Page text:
No statistical evidence proves anchoring provides a distinct advantage.
“For me, it’s been very helpful,”said Heins, the pro at Old Oaks in Purchase. “But it’s not a superior way to putt, never has been and never will be. I have members that won’t use a long putter because they think they might look funny. The golfers who are really affected by this are the guys hoping to make a living and the guys looking for a way to enjoy the game.”
So is anybody pitching a fit in the grill room?
“Nobody seems to be alarmed,” said Winged Foot head pro Mike Gilmore, who tried a long putter and quickly abandoned it when he found the element that most improved his putting statistics was practice.
An informal survey of local golf retailers did not uncover anecdotal evidence of angry golfers looking to trade in long putters. The rule is not expected to harm equipment sales. New putters that use counterbalancing, adding weight to the grip end of the putter, instead of anchoring to stabilize the stroke already have hit the market.
Enforcement of the ban is not expected to be a problem.
“The red flag is the equipment itself,” said Brian Mahoney, director of rules and competitions for the Metropolitan Golf Association. “When somebody comes out with a long putter, people are going to be looking for anchoring points. And if there’s a question, everybody needs to be open and honest, like when your opponent tees up in front of the markers. It’s common courtesy to remind them of the rule.”
Intentionally anchoring the club will result in a two-stroke penalty or loss of the hole in match play.
The reason this public tug of war is generating so many headlines is that it someday might result in a divorce of sorts. The PGA Tour and PGA of America might decide to get in the rule-making business to protect their interests.
“When we write and interpret the Rules of Golf, we do it for millions of golfers worldwide — 50 (million), 60 million golfers, whatever that number happens to be,” USGA executive director Mike Davis said. “As you well know, the PGA Tour is a very small group, a few hundred players, but they have a big impact on the game. As we like to say, when white belts appeared on the PGA Tour, guess what? They appeared in recreational golf.”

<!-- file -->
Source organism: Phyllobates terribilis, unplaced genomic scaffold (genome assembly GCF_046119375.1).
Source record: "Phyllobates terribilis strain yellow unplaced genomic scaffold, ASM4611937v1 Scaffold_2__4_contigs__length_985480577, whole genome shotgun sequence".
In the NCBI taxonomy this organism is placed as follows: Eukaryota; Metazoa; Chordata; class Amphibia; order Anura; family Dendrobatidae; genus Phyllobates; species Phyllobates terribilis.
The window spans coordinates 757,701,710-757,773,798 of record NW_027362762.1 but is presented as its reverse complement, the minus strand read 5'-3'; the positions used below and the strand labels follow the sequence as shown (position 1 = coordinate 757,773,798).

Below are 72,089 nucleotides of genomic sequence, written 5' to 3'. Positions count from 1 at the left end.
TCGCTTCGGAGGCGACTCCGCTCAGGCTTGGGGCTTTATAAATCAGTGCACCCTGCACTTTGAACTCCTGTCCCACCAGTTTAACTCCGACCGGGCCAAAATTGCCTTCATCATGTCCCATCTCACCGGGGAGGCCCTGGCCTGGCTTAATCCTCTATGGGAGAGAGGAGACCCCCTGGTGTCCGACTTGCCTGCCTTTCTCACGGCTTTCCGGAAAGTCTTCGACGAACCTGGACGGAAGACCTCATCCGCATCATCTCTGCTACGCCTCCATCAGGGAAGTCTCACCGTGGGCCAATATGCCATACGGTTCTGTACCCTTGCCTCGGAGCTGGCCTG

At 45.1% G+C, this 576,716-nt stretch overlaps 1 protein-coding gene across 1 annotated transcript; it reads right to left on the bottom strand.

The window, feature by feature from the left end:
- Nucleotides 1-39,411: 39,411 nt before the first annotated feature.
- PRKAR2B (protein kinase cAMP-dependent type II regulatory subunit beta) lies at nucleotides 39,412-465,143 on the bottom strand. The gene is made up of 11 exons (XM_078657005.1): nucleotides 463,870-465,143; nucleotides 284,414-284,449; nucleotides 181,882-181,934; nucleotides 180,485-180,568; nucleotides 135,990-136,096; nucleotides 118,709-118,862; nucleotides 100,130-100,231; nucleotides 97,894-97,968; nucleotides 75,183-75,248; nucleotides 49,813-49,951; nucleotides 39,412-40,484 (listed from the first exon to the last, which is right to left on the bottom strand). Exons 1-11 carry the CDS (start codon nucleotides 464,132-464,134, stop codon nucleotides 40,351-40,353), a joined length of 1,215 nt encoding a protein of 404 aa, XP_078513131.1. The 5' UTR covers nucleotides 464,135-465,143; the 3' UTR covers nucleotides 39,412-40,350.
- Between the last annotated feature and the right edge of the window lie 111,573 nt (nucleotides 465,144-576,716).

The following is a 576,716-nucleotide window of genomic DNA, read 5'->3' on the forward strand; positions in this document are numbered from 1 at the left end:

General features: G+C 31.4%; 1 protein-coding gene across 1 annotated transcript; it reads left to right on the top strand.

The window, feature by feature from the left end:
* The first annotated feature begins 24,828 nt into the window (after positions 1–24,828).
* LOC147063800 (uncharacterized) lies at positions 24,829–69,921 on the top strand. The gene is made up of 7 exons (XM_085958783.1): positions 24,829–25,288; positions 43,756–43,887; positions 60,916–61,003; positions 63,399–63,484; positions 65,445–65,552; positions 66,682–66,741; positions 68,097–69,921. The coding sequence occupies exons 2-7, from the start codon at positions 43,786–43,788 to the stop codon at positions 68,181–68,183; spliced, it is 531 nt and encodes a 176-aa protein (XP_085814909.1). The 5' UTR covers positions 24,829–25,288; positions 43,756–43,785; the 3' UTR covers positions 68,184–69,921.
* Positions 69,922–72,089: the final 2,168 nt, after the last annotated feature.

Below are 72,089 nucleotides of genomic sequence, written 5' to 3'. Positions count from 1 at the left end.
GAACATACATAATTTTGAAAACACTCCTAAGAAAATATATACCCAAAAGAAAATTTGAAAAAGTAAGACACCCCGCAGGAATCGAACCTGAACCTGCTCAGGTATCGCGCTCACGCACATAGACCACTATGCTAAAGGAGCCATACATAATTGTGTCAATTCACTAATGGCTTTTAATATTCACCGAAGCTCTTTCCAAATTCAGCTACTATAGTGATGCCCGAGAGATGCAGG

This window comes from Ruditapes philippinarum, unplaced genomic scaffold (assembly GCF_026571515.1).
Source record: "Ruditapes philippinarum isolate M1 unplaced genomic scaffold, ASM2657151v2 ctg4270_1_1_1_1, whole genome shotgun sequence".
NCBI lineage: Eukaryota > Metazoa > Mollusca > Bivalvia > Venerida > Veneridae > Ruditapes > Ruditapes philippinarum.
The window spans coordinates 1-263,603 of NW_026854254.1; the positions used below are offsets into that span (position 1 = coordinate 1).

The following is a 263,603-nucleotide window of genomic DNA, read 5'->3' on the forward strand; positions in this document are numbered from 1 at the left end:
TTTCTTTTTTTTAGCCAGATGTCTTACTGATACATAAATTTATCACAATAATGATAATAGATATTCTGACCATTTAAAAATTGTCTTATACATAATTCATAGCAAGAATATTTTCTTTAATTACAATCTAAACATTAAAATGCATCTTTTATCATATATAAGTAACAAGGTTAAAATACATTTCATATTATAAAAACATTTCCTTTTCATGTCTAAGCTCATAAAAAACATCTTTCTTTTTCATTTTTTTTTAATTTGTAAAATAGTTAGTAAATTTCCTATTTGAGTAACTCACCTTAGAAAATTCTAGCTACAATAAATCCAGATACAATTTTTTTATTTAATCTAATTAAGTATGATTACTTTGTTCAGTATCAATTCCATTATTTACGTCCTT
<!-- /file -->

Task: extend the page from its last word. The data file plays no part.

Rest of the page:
A split would be a headache for everyone involved.
“I’m not sure what the PGA Tour, what we will do, but most probably we will follow suit,” Els told reporters before the U.S. Open this month at Merion Golf Club in Ardmore, Pa. “And unfortunately for guys that have been using it for a very long time, I think it’s very unfair. For the future of the game, looking down the road 50 to 100 years, they probably needed to do this step at some point, I guess. They probably should have done it 30, 40 years ago, but we’re at this point now and guys are winning a lot of big tournaments, kids are starting to use it, and so that’s what it is. We are what we are. And we’ll start putting with a short putter again in 2016.”
No lawsuits have been filed, so optimism is growing that this eventually will go the way of the square groove controversy. It was a big deal when the USGA outlawed the high-spin inducing grooves that were negating the effect of the rough, especially near the green. It was a big, bold headline only four years ago, but golfers moved on quickly.
“In my opinion, one of the best things about this game is the fact that we have one set of rules for all,” Mahoney said. “Other sports might have a need to come up with separate rules for different levels of play. This change is very narrow, so we don’t need to go there.”